The present invention is directed toward a portable hunting blind which can be disposable made of a biodegradable material and utilized in multiple environments and/or seasons. Specifically, the present invention is directed toward a hunting blind made of a lightweight biodegradable material, such as cardboard, having a first and second side, each side contains different camouflaged patterns associated therewith. Each camouflaged pattern can simulate different environment surroundings and/or different seasons.
The blind is constructed of a lightweight biodegradable material, such as cardboard. By utilizing this material, the hunting blind of the present invention is lightweight and disposable in the event of damage to the blind. Further, should the blind break apart in the outdoors, the biodegradable nature of the material would not harm the environment.
Other objects and further scope of the applicability of the present invention will become apparent from the detailed description to follow, taken in conjunction with the accompanying drawings wherein like parts are designated by like reference numerals.
FIG. 1 is a perspective view of one embodiment of present invention showing one way the invention can bee used. A hunter is illustrated in dotted outline.
FIG. 2 is an enlarged fragmentary portion of a lower edge of the blind showing how securing means can be employed to retain the blind in position on the earth's surface.
FIG. 3 is a perspective view of the blind of FIG. 1 showing a back side of the blind and illustrating how the same blind may incorporate different camouflaging patterns on the forward and rearward surfaces.
FIG. 4 is an elevational view of the blind as positioned for use.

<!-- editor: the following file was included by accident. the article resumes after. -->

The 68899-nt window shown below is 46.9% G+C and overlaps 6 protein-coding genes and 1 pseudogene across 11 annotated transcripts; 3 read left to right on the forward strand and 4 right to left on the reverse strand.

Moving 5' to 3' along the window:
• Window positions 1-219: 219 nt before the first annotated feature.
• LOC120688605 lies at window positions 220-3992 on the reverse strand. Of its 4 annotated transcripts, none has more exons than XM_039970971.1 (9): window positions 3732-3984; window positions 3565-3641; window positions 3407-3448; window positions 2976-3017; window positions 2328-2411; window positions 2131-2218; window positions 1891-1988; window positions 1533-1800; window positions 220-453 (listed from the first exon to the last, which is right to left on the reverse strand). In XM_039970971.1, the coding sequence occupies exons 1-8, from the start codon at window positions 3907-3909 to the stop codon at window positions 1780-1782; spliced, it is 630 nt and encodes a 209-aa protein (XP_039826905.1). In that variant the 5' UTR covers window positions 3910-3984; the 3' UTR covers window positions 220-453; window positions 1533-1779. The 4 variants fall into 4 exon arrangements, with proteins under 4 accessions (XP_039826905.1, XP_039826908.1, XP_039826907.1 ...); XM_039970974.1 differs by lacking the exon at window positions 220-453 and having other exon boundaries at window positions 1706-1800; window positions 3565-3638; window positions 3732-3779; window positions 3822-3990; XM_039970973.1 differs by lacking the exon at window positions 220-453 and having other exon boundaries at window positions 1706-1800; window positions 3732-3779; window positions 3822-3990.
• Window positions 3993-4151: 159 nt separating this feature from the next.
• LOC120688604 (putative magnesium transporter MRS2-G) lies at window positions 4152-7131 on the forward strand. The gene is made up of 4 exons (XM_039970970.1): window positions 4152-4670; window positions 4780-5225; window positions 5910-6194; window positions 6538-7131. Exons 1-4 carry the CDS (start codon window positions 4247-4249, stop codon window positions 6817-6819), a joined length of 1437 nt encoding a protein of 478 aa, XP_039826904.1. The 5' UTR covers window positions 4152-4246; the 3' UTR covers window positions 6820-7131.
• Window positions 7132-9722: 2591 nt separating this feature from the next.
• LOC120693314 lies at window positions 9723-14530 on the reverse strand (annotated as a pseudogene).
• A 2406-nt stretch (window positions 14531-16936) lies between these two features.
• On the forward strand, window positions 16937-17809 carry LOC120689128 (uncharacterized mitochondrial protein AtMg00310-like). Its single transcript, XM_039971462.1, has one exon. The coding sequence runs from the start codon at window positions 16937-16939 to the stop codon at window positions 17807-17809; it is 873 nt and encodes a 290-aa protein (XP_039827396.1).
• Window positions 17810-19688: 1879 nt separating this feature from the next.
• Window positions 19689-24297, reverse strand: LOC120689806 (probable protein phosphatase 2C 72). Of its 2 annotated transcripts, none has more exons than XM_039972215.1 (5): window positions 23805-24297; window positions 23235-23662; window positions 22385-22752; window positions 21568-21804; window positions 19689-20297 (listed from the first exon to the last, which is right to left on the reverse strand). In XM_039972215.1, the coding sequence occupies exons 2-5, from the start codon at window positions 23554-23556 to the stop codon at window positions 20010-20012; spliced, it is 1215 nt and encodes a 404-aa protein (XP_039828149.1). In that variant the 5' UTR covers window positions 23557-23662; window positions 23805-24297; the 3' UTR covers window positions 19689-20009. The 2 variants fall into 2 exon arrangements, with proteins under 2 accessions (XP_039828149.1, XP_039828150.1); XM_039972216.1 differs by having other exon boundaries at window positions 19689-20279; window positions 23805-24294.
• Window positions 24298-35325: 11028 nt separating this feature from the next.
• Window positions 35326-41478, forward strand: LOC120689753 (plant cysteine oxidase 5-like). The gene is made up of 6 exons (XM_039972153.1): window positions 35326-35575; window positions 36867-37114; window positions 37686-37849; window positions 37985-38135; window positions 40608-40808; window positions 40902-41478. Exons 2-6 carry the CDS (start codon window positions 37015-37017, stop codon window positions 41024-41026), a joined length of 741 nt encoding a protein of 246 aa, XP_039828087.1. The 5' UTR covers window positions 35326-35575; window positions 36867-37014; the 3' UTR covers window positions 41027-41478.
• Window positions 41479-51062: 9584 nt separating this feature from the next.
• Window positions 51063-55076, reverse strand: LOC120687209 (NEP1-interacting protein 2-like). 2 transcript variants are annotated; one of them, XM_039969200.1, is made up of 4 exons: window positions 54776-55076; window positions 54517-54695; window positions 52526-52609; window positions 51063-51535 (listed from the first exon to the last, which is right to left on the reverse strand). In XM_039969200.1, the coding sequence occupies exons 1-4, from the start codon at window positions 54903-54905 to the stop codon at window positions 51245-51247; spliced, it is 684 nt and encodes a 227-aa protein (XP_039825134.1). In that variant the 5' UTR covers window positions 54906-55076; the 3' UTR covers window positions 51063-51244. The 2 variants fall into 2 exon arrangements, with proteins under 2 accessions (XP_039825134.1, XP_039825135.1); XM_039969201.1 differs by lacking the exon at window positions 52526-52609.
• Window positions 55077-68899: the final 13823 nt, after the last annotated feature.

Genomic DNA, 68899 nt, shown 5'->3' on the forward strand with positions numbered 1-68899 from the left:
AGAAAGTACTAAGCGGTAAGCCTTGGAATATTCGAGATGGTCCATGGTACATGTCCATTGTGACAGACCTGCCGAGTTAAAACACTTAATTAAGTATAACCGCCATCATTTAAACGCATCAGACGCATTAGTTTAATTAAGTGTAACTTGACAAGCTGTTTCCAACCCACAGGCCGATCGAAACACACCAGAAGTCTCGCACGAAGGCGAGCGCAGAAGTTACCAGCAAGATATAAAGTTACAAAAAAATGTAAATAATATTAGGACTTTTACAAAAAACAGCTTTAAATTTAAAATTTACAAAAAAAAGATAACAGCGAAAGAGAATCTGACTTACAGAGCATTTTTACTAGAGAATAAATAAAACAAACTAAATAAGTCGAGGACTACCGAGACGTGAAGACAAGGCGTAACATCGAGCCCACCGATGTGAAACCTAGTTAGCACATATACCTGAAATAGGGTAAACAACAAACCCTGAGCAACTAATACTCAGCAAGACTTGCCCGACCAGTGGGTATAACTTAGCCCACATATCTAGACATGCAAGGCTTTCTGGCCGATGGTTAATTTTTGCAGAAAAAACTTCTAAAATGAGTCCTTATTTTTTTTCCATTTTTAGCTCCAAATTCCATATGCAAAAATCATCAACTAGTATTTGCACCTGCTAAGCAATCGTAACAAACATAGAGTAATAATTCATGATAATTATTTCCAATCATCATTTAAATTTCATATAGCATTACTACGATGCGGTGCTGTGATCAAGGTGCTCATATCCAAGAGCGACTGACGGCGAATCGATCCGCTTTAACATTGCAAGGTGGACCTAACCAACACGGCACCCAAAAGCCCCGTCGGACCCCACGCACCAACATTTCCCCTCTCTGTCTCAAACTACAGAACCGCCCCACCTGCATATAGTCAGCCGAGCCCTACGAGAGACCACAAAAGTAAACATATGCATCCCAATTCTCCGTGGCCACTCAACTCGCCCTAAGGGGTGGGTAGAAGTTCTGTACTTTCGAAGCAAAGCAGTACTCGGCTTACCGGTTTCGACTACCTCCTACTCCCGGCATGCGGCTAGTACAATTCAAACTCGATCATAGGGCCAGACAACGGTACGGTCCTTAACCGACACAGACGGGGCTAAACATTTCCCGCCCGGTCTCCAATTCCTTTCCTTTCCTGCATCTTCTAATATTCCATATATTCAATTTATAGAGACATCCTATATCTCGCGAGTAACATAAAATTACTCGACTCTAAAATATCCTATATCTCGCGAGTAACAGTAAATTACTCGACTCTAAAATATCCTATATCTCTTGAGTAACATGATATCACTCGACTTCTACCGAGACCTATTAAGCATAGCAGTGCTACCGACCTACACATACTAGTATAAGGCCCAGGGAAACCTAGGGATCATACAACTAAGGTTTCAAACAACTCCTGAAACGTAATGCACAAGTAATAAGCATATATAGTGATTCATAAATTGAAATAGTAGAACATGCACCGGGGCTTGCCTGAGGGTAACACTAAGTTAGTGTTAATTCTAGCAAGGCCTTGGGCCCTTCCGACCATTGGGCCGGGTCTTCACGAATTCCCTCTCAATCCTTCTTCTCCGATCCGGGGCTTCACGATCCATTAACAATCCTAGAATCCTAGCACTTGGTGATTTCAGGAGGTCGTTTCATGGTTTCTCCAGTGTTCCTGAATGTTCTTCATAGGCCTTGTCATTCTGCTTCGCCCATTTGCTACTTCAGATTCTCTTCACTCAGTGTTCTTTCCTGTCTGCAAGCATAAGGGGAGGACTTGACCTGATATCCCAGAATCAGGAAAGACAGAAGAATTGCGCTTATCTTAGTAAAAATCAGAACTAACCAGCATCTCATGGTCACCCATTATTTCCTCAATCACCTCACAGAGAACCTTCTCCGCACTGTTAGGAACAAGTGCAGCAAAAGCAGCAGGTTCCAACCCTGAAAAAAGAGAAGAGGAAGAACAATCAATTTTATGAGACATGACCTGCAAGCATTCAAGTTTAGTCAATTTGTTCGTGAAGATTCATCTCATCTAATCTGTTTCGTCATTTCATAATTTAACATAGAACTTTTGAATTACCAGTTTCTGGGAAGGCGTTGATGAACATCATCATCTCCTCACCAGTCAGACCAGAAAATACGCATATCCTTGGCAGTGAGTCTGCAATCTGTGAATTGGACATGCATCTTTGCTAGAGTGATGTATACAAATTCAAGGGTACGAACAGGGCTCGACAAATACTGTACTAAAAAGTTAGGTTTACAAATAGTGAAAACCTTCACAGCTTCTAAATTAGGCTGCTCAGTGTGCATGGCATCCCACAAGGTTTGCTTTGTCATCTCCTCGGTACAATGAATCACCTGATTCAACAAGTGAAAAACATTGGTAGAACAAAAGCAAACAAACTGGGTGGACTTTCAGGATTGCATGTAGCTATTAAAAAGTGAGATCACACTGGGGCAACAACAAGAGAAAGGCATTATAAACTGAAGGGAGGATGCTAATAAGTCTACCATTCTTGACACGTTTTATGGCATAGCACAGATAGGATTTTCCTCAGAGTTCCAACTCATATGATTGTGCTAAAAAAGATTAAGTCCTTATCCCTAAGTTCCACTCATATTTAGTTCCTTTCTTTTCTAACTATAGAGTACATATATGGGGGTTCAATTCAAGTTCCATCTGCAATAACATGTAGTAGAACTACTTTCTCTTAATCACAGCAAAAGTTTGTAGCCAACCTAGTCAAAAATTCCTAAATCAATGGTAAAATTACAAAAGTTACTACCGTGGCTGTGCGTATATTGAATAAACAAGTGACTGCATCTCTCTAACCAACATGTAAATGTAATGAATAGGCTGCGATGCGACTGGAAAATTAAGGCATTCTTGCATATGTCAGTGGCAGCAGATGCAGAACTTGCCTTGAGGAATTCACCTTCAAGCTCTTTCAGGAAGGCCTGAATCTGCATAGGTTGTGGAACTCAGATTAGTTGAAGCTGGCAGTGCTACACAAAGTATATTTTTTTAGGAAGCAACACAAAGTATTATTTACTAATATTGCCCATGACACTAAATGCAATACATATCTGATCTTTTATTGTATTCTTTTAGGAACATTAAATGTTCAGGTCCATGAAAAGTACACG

FIG. 5 is a top view of the blind of FIG. 4 with the blind being shown in solid outline and showing alternate positions of the end portions of the blind in dotted outline.
FIG. 6 is a top plan view showing how the blind can be folded for compactness.
Referring now to FIGS. 1 and 3, a portable hunting blind 10 has a first side 30 and a second side 32. Associated with first side 30 is a first, camouflaged pattern 40. Associated with second side 32 is a second camouflaged pattern 42. Both first camouflaged pattern 40 and second camouflaged pattern 42 are adapted to blend into the background of a particular environment, such as woodlands, brush, prairies, swamps, and the like during one of the four seasons of the year. First camouflage pattern 40 and second camouflage pattern 42 represent different environmental backgrounds and/or seasons of the year.
Hunting blind 10 is made from a biodegradable material, such as cardboard. This allows for a lightweight disposable hunting blind which does not damage the environment.
Blind 10 is divided into three adjacent panels—that is, a first outer panel 14, a middle panel 16 and a second outer panel 18. First outer panel 14 and second outer panel 18 are pivotally connected to middle panel 16. While the panel portions can be separate and connected with a connection means, the preferred embodiment of the invention as illustrated, is a single continuous piece of biodegradable material with outermost portions 14 and 18 being bent, by means of creases 24 and 26, thereby creating the three panels mentioned above.
The representation of three adjacent panels is a preferred embodiment. It is within the scope of the present invention to incorporate a design having more than three panels.